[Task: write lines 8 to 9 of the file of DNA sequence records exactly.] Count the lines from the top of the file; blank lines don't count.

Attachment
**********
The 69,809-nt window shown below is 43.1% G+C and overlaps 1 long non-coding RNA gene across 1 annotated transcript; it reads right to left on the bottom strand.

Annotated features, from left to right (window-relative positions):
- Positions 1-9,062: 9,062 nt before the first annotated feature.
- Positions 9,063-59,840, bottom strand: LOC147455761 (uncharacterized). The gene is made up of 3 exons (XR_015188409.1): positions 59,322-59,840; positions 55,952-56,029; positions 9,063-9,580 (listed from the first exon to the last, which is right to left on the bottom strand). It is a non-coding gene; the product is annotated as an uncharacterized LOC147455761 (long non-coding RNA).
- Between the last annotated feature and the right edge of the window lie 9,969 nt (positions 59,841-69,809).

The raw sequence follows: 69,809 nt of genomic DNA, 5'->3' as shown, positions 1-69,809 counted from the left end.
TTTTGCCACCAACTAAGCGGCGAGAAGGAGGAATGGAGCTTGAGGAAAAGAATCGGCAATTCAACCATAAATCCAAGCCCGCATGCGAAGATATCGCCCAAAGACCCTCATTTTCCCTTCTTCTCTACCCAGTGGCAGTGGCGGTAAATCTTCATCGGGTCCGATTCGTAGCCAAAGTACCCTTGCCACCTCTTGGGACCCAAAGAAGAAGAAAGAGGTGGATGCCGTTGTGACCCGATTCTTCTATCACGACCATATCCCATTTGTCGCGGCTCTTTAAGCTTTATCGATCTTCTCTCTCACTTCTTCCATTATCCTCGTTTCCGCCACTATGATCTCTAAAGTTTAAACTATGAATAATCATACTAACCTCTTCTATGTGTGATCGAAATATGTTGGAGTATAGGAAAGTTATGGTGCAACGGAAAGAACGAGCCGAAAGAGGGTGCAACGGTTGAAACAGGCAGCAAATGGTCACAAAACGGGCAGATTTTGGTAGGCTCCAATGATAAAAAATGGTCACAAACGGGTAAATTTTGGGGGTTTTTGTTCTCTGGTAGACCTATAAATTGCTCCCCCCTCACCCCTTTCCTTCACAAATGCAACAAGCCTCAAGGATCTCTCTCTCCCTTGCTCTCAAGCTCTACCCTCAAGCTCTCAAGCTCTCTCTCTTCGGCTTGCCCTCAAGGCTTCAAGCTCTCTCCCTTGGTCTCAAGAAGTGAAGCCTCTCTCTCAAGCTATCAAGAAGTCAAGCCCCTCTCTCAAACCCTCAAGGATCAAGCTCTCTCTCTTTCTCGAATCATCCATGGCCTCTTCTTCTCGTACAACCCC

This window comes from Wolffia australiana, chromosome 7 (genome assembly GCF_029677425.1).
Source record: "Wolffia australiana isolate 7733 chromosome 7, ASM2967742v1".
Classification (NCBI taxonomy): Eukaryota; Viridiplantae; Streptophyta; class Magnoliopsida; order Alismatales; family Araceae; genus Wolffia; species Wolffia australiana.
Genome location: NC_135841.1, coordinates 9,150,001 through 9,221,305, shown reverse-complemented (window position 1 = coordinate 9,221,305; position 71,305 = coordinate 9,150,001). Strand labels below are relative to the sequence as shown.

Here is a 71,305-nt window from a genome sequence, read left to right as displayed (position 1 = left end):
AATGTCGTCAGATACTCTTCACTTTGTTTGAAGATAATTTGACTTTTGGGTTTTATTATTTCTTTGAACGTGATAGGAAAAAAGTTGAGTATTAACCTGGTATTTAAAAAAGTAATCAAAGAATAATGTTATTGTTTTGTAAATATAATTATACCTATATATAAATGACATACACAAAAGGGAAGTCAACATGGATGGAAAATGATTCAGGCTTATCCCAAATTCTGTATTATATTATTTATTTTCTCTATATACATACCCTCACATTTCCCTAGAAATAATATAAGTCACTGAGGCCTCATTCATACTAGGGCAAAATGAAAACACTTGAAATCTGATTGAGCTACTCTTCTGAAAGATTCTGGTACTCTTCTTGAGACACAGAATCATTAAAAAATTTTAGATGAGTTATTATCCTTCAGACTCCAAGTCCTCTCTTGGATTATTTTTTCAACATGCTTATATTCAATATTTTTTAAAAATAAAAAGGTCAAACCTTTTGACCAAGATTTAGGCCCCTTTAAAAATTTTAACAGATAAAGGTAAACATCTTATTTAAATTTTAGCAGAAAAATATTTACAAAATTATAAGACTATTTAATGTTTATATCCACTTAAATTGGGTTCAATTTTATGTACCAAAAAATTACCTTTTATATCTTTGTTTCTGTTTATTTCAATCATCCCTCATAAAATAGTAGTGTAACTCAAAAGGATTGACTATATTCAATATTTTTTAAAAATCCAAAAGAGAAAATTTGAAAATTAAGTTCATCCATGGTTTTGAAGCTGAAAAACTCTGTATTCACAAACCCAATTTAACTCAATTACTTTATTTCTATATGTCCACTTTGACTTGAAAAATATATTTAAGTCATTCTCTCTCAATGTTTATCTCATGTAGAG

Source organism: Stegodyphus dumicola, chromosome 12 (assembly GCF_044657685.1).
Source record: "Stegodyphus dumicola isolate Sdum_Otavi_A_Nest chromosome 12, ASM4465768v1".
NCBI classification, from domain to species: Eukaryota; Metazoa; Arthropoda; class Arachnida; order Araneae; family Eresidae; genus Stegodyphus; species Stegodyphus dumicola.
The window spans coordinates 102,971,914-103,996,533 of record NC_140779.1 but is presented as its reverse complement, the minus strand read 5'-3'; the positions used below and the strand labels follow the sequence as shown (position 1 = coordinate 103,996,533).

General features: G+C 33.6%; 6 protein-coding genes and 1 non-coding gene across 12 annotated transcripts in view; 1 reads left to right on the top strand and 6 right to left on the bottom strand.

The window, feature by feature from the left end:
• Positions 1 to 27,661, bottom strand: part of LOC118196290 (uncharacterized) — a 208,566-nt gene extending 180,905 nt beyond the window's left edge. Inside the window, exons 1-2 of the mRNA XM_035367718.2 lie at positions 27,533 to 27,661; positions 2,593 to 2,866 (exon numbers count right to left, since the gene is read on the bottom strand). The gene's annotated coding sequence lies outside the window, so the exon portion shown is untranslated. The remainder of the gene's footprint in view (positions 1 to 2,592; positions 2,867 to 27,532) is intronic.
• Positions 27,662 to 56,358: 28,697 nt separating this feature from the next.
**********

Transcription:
This window comes from Wolffia australiana, chromosome 7 (genome assembly GCF_029677425.1).
Source record: "Wolffia australiana isolate 7733 chromosome 7, ASM2967742v1".